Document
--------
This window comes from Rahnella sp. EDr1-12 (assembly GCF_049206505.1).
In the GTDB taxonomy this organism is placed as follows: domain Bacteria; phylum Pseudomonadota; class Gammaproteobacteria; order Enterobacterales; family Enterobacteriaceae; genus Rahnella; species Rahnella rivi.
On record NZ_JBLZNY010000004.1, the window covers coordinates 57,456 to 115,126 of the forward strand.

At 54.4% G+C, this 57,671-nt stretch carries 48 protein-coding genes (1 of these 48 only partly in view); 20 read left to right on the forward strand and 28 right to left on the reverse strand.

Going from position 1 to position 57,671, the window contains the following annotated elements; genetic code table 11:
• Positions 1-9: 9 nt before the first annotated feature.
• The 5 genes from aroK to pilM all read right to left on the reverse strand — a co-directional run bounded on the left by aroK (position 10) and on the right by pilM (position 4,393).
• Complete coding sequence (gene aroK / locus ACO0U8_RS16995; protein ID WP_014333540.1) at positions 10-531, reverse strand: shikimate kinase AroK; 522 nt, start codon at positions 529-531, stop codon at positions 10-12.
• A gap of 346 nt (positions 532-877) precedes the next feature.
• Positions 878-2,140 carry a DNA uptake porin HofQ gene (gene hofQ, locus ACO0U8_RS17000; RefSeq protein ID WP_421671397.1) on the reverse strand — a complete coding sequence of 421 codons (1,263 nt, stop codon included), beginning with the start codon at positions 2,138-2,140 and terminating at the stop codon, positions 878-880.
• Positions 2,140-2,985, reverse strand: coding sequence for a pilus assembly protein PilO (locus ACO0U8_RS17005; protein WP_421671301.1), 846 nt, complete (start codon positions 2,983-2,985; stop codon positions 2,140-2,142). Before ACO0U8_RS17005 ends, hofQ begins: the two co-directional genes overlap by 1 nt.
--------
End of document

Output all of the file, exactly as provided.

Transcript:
This window comes from Rahnella sp. EDr1-12 (assembly GCF_049206505.1).
In the GTDB taxonomy this organism is placed as follows: domain Bacteria; phylum Pseudomonadota; class Gammaproteobacteria; order Enterobacterales; family Enterobacteriaceae; genus Rahnella; species Rahnella rivi.
On record NZ_JBLZNY010000004.1, the window covers coordinates 57,456 to 115,126 of the forward strand.

At 54.4% G+C, this 57,671-nt stretch carries 48 protein-coding genes (1 of these 48 only partly in view); 20 read left to right on the forward strand and 28 right to left on the reverse strand.

Going from position 1 to position 57,671, the window contains the following annotated elements; genetic code table 11:
• Positions 1-9: 9 nt before the first annotated feature.
• The 5 genes from aroK to pilM all read right to left on the reverse strand — a co-directional run bounded on the left by aroK (position 10) and on the right by pilM (position 4,393).
• Complete coding sequence (gene aroK / locus ACO0U8_RS16995; protein ID WP_014333540.1) at positions 10-531, reverse strand: shikimate kinase AroK; 522 nt, start codon at positions 529-531, stop codon at positions 10-12.
• A gap of 346 nt (positions 532-877) precedes the next feature.
• Positions 878-2,140 carry a DNA uptake porin HofQ gene (gene hofQ, locus ACO0U8_RS17000; RefSeq protein ID WP_421671397.1) on the reverse strand — a complete coding sequence of 421 codons (1,263 nt, stop codon included), beginning with the start codon at positions 2,138-2,140 and terminating at the stop codon, positions 878-880.
• Positions 2,140-2,985, reverse strand: coding sequence for a pilus assembly protein PilO (locus ACO0U8_RS17005; protein WP_421671301.1), 846 nt, complete (start codon positions 2,983-2,985; stop codon positions 2,140-2,142). Before ACO0U8_RS17005 ends, hofQ begins: the two co-directional genes overlap by 1 nt.